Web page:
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Tomlin Blames Run/Pass Ratio On Game Circumstance

Mike Tomlin knows the Steelers must run the ball better. But not running it enough? He blames that on the scoreboard, not the game plan.

During his Tuesday press conference, he was asked if the team relied too heavily on the passing game, repeatedly throwing against an elite pass defense that would intercept Devlin Hodges four times.

“You know, you’re going to pass more when you lose,” Tomlin told reporters. “And so that’s just the reality of it. We didn’t anticipate it being that way, but we didn’t anticipate not being in control of the game through the latter part of the third and fourth quarter. So it was what it was. That’s not how we like to function, particularly under the current circumstances in terms of our youth and inexperience at quarterback and receiver. But that’s how the game unfolded.”

There’s a kernel of truth there. Pittsburgh was forced to throw late in the game, their final two drives, down one score and time running thin. But it doesn’t explain everything. Here are the Steelers and Bills pass/run rates immediately after Buffalo took a 17-10 lead with eight minutes to go.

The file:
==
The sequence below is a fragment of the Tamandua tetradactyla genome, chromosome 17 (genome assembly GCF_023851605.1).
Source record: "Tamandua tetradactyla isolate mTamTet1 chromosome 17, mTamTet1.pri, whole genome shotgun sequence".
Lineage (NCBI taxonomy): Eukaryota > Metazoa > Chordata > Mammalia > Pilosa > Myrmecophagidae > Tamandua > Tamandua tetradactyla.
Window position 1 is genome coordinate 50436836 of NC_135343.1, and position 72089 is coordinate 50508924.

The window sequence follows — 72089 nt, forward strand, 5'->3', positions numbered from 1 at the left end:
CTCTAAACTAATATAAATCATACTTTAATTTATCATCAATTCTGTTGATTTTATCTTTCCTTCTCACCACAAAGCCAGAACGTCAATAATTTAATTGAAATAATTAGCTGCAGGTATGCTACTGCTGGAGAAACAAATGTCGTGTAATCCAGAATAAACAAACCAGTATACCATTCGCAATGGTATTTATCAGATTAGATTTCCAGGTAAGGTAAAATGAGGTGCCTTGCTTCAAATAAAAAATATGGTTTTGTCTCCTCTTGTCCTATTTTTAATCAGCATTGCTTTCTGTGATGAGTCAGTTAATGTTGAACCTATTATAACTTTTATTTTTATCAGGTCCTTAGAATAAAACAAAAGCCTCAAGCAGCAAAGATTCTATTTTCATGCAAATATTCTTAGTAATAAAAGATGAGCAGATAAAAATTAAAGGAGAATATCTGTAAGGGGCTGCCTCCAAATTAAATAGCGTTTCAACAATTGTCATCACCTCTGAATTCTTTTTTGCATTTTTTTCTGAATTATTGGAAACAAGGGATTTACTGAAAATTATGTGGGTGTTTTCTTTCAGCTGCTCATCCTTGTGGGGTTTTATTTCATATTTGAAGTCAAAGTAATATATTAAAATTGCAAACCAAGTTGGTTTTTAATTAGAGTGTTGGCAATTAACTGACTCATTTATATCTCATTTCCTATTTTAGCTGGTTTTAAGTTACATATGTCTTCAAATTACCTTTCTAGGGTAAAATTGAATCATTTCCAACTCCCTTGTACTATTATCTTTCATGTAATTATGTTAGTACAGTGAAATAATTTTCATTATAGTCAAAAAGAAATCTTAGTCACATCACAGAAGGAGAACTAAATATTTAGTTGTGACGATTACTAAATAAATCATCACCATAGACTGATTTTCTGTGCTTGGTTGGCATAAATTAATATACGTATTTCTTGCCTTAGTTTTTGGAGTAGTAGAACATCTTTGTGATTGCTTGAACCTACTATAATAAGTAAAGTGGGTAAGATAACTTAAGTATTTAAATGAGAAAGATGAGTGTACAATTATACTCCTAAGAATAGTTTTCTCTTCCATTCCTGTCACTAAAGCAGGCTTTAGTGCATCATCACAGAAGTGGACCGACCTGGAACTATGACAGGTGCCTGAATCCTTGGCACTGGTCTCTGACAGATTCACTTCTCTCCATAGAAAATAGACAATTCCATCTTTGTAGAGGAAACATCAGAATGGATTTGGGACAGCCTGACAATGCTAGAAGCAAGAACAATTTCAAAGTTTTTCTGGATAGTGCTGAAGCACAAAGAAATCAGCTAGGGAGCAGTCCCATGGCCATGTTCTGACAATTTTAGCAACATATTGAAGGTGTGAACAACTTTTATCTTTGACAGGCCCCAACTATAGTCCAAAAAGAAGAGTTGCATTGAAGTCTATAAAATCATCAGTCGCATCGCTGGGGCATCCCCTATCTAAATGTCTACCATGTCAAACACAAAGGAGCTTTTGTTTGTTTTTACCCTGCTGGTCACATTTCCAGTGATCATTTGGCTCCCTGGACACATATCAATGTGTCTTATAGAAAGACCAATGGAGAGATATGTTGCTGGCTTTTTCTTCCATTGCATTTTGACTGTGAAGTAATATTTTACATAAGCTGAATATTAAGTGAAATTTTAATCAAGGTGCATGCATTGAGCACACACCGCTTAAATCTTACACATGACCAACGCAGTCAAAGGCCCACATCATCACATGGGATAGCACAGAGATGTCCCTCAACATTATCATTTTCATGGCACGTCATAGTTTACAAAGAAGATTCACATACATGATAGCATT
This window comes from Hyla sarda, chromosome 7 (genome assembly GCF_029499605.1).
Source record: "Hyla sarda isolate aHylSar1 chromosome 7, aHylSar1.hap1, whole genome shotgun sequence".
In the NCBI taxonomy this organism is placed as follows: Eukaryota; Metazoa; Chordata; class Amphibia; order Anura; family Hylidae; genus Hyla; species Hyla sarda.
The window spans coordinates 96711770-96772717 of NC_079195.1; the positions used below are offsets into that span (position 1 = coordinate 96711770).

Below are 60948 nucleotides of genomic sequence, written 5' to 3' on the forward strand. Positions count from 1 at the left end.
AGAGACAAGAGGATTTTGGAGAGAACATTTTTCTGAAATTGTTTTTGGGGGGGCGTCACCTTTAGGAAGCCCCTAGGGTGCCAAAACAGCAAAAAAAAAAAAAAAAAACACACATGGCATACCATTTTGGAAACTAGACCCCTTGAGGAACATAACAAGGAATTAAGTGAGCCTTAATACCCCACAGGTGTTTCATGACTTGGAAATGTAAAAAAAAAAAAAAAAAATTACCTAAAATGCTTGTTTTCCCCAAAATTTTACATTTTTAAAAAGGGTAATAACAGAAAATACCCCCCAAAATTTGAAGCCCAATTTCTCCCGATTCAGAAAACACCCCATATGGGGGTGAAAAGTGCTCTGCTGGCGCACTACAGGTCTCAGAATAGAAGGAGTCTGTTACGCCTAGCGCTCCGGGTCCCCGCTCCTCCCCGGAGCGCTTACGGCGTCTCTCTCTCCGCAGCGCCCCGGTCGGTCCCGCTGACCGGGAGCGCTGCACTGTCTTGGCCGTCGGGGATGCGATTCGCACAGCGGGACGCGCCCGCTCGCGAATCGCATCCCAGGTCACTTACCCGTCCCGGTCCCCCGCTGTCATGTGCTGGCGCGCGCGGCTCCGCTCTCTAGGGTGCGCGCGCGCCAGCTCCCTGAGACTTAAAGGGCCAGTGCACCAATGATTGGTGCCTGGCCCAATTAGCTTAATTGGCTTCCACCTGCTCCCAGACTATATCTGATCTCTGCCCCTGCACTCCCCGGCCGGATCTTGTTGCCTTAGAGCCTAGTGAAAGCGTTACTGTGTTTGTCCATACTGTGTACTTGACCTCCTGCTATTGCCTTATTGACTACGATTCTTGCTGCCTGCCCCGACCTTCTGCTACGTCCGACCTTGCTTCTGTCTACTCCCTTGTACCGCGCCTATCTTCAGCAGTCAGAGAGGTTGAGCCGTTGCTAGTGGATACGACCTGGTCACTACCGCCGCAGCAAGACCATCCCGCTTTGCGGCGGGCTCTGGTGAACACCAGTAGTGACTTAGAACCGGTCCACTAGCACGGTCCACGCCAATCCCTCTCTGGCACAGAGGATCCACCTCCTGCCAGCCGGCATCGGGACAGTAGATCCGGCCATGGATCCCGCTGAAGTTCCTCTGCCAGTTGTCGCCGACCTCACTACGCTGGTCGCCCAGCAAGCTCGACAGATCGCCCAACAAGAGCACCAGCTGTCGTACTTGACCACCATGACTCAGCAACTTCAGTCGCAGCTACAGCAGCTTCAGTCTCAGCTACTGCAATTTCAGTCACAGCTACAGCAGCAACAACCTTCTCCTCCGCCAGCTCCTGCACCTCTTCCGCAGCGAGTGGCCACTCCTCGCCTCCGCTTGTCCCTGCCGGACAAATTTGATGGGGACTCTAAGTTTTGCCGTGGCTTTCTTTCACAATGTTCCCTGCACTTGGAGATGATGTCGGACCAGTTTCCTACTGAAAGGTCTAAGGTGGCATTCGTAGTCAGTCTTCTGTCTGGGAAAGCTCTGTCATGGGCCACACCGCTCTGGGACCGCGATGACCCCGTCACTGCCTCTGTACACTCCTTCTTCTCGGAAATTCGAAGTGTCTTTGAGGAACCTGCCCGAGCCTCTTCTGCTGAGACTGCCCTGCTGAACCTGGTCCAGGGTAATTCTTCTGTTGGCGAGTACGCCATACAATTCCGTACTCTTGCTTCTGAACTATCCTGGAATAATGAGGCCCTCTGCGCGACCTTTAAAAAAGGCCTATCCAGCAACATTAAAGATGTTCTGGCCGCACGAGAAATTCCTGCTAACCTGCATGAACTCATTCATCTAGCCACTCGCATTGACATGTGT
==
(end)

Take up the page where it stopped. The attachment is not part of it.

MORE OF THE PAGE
Pittsburgh was throwing it nearly two-thirds of the time. Buffalo running it more than half. That has nothing to do with the score, game circumstance, and the Steelers didn’t even have a two-minute drill at the end of the half to artificially inflate the numbers.

Coming into the game, everyone knew the winner of this matchup would be the team who ran it better. Pittsburgh’s three-game win streak saw them running for over 120+ yards in each game. Some of that can be attributed to having a lead but you don’t churn out 80+ yards in your four minute offense. Pittsburgh had been committed to running it – and running it well – in each of those games. That’s the blueprint for success with young QBs and the #1 goal being not turning the football over.

Against the Bills, Pittsburgh got away from that approach.

Running it won’t be any easier this weekend. They’ll face a Jets’ unit that is #1 in stopping the ground game, giving up a measly 3.3 yards per carry and 88 yards per game. And that’s after the Baltimore Ravens ran all over them to the tune of 218 yards and nearly 6.5 yards per pop. Up front, the Jets are lead by a familiar face in NT Steve McLendon, who began his career with the Steelers, playing for them from 2009-2015.

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